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27 / 06 / 2004
Gilad Ben Nun (Israel): “it would not be realistic to think that the situation is going to change in a short time”

In the panel on “Grassroots initiatives”, the representative of the War Torn Societies Project International highlighted the importance of listening to all parts in the israelo-palestinian conflict. Several peace advocates from Palestinian and Israeli organizations took part in the dialogue “Towards a World Without Conflict”

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Gilad Ben Nun, Israeli representative of the War Torn Societies Project International.

Stated “it wouldn’t be realistic to think that this situation is going to change in a short time”; he assessed the present conditions of the conflict and established a comparison between the present historic moment and the beginning of the Intifada.

According to Ben Nun, three factors bear a negative influence on the present situation: “first there is U.S. and Israeli unilateral thinking, then there is the building of the wall that alters dramatically what we had achieved so far, and finally there is the American occupation of Iraq, which also has an impact on Gaza and the West Bank.”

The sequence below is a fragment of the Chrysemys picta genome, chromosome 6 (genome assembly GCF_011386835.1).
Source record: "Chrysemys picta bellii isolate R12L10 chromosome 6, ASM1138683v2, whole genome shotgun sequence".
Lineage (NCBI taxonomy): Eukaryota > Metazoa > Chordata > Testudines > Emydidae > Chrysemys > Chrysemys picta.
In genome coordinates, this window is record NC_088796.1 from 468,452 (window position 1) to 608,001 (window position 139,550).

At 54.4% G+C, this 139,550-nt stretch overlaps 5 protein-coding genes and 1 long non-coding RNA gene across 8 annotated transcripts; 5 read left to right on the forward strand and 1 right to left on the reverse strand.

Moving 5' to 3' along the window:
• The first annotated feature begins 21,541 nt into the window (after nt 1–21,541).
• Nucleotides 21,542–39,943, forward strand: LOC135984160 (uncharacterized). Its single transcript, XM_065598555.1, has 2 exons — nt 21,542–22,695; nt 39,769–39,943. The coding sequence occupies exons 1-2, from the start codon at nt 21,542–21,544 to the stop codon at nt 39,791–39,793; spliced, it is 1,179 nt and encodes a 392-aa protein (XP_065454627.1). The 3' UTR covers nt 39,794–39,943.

Ben Nun is currently working on a program that attempts to reconcile the two parts in conflict, a dialogue with the forces of both parts, even with those that have extreme positions. “We have spoken to the settlers of the occupied territories. Their being there is not lawful, they are going against the laws, – that is true –, but if we don’t speak to them nothing will be solved.” He explained that it is necessary to try different paths toward finding a solution for the conflict by working simultaneously with different sectors of society on both parts.

Rana Taha, a Palestinian representative working in the same UN project as Ben Nun, criticized some of the organizations that work for peace and promote dialogue, as they sometimes do not have a clear idea of how to develop and follow up their proposals. She criticized face-to-face projects that are meant “for the elite who speak foreign languages, studied in Western schools and are willing to talk to others.” For her, however, “most Palestinians and Israelis have not reached this stage and it is with them that we must work.”

She referred to them as “superficial” projects that are bound to become a failure as soon as violence begins again. She called on more sustainable projects that can face recurrent violence

She also added, “we are working on a project that will make possible for Palestinians and Israelis to see each other in 20, 30 or 25 years, and this should include all of them, from extremists to refugees, without exclusion.”

Teddy Katz from the Gush Shalom organization of Israel and Amneh Badran from the Jerusalem Center for Women, from Palestine, also took part in the afternoon sessions of this dialogue.